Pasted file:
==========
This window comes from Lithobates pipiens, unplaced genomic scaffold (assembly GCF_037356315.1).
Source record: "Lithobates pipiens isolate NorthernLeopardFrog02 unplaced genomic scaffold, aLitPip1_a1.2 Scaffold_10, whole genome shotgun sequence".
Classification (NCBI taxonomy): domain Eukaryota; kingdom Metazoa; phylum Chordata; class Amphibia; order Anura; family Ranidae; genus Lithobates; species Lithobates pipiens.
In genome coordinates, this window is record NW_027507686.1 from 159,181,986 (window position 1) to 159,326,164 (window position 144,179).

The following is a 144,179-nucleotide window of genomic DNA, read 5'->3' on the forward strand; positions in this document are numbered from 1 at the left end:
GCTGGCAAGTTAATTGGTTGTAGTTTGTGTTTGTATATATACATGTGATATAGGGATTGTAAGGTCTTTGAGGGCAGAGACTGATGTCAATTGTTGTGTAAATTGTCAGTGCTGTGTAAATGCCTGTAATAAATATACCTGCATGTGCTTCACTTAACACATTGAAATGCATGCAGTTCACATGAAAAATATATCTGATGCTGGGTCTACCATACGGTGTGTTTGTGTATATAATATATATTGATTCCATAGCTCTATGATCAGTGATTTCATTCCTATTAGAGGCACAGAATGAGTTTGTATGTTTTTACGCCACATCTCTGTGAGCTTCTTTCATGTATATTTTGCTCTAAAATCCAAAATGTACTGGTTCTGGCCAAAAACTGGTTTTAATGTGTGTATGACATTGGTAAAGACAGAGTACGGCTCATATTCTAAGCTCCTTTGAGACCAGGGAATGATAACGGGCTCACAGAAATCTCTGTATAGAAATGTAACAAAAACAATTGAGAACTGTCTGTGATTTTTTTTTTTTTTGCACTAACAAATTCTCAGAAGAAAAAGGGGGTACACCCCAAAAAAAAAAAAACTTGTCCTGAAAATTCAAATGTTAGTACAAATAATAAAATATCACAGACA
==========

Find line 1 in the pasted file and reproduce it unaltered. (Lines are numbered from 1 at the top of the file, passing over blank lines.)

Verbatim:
This window comes from Lithobates pipiens, unplaced genomic scaffold (assembly GCF_037356315.1).